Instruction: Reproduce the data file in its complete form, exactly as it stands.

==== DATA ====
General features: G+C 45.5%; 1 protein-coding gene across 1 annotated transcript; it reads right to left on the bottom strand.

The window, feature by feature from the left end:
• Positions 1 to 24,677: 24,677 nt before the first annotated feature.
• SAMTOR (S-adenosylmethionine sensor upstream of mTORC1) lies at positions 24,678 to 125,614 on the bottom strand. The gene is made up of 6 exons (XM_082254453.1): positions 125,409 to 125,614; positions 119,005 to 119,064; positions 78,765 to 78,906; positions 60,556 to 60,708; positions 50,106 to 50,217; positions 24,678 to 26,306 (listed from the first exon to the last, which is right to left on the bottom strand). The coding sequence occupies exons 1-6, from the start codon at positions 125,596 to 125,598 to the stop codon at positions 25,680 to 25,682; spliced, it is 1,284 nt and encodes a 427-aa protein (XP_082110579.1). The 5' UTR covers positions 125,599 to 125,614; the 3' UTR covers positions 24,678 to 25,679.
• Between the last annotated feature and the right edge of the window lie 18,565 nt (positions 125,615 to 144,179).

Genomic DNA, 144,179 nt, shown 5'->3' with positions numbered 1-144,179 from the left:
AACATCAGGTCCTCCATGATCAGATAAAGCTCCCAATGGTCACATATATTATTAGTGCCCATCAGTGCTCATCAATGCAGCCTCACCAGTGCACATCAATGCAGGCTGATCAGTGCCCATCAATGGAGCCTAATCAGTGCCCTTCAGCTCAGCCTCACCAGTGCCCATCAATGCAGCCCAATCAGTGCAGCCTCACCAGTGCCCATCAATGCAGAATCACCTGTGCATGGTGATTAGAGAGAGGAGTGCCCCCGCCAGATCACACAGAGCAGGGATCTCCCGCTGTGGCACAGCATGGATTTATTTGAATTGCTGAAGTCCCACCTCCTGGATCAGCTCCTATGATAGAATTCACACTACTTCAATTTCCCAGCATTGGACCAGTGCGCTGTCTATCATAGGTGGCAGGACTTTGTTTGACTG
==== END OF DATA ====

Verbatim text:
General features: G+C 45.5%; 1 protein-coding gene across 1 annotated transcript; it reads right to left on the bottom strand.

The window, feature by feature from the left end:
• Positions 1 to 24,677: 24,677 nt before the first annotated feature.
• SAMTOR (S-adenosylmethionine sensor upstream of mTORC1) lies at positions 24,678 to 125,614 on the bottom strand. The gene is made up of 6 exons (XM_082254453.1): positions 125,409 to 125,614; positions 119,005 to 119,064; positions 78,765 to 78,906; positions 60,556 to 60,708; positions 50,106 to 50,217; positions 24,678 to 26,306 (listed from the first exon to the last, which is right to left on the bottom strand). The coding sequence occupies exons 1-6, from the start codon at positions 125,596 to 125,598 to the stop codon at positions 25,680 to 25,682; spliced, it is 1,284 nt and encodes a 427-aa protein (XP_082110579.1). The 5' UTR covers positions 125,599 to 125,614; the 3' UTR covers positions 24,678 to 25,679.
• Between the last annotated feature and the right edge of the window lie 18,565 nt (positions 125,615 to 144,179).

Genomic DNA, 144,179 nt, shown 5'->3' with positions numbered 1-144,179 from the left:
AACATCAGGTCCTCCATGATCAGATAAAGCTCCCAATGGTCACATATATTATTAGTGCCCATCAGTGCTCATCAATGCAGCCTCACCAGTGCACATCAATGCAGGCTGATCAGTGCCCATCAATGGAGCCTAATCAGTGCCCTTCAGCTCAGCCTCACCAGTGCCCATCAATGCAGCCCAATCAGTGCAGCCTCACCAGTGCCCATCAATGCAGAATCACCTGTGCATGGTGATTAGAGAGAGGAGTGCCCCCGCCAGATCACACAGAGCAGGGATCTCCCGCTGTGGCACAGCATGGATTTATTTGAATTGCTGAAGTCCCACCTCCTGGATCAGCTCCTATGATAGAATTCACACTACTTCAATTTCCCAGCATTGGACCAGTGCGCTGTCTATCATAGGTGGCAGGACTTTGTTTGACTG